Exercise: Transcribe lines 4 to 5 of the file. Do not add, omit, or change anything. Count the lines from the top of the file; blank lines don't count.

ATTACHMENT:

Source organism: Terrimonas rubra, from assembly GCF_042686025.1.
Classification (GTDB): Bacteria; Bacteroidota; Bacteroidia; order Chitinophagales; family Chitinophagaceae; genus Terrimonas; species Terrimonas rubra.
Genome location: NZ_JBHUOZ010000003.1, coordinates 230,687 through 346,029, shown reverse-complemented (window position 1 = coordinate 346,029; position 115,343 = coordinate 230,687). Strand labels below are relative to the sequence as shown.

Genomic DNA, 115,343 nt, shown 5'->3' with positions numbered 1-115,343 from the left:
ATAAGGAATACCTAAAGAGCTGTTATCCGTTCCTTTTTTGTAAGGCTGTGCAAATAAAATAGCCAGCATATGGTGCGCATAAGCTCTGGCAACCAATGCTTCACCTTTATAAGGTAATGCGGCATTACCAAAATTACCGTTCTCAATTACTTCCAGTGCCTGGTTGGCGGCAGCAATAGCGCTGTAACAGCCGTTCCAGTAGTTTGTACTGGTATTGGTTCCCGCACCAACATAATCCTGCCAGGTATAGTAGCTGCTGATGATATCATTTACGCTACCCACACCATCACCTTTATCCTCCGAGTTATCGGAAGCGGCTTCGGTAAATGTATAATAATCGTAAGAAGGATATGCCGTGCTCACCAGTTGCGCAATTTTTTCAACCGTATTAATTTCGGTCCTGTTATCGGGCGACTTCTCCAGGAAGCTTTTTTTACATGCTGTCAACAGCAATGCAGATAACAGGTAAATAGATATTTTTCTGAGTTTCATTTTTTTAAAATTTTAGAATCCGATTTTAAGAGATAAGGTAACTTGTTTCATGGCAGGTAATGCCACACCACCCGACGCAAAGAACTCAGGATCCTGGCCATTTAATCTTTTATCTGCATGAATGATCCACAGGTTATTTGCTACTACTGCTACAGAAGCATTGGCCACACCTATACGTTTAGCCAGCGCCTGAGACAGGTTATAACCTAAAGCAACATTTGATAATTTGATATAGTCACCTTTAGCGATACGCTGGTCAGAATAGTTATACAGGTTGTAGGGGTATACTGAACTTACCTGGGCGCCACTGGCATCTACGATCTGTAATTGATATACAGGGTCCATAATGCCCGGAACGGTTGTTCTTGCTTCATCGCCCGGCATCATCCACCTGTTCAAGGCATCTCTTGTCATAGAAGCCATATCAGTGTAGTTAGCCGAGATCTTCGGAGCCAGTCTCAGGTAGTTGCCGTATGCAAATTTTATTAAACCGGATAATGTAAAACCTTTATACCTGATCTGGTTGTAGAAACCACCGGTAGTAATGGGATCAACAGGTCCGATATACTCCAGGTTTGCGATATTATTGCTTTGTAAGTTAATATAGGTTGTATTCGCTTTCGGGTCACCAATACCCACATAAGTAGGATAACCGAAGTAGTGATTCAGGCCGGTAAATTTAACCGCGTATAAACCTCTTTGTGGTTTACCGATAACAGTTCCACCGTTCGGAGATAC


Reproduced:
Genomic DNA, 115,343 nt, shown 5'->3' with positions numbered 1-115,343 from the left:
ATAAGGAATACCTAAAGAGCTGTTATCCGTTCCTTTTTTGTAAGGCTGTGCAAATAAAATAGCCAGCATATGGTGCGCATAAGCTCTGGCAACCAATGCTTCACCTTTATAAGGTAATGCGGCATTACCAAAATTACCGTTCTCAATTACTTCCAGTGCCTGGTTGGCGGCAGCAATAGCGCTGTAACAGCCGTTCCAGTAGTTTGTACTGGTATTGGTTCCCGCACCAACATAATCCTGCCAGGTATAGTAGCTGCTGATGATATCATTTACGCTACCCACACCATCACCTTTATCCTCCGAGTTATCGGAAGCGGCTTCGGTAAATGTATAATAATCGTAAGAAGGATATGCCGTGCTCACCAGTTGCGCAATTTTTTCAACCGTATTAATTTCGGTCCTGTTATCGGGCGACTTCTCCAGGAAGCTTTTTTTACATGCTGTCAACAGCAATGCAGATAACAGGTAAATAGATATTTTTCTGAGTTTCATTTTTTTAAAATTTTAGAATCCGATTTTAAGAGATAAGGTAACTTGTTTCATGGCAGGTAATGCCACACCACCCGACGCAAAGAACTCAGGATCCTGGCCATTTAATCTTTTATCTGCATGAATGATCCACAGGTTATTTGCTACTACTGCTACAGAAGCATTGGCCACACCTATACGTTTAGCCAGCGCCTGAGACAGGTTATAACCTAAAGCAACATTTGATAATTTGATATAGTCACCTTTAGCGATACGCTGGTCAGAATAGTTATACAGGTTGTAGGGGTATACTGAACTTACCTGGGCGCCACTGGCATCTACGATCTGTAATTGATATACAGGGTCCATAATGCCCGGAACGGTTGTTCTTGCTTCATCGCCCGGCATCATCCACCTGTTCAAGGCATCTCTTGTCATAGAAGCCATATCAGTGTAGTTAGCCGAGATCTTCGGAGCCAGTCTCAGGTAGTTGCCGTATGCAAATTTTATTAAACCGGATAATGTAAAACCTTTATACCTGATCTGGTTGTAGAAACCACCGGTAGTAATGGGATCAACAGGTCCGATATACTCCAGGTTTGCGATATTATTGCTTTGTAAGTTAATATAGGTTGTATTCGCTTTCGGGTCACCAATACCCACATAAGTAGGATAACCGAAGTAGTGATTCAGGCCGGTAAATTTAACCGCGTATAAACCTCTTTGTGGTTTACCGATAACAGTTCCACCGTTCGGAGATAC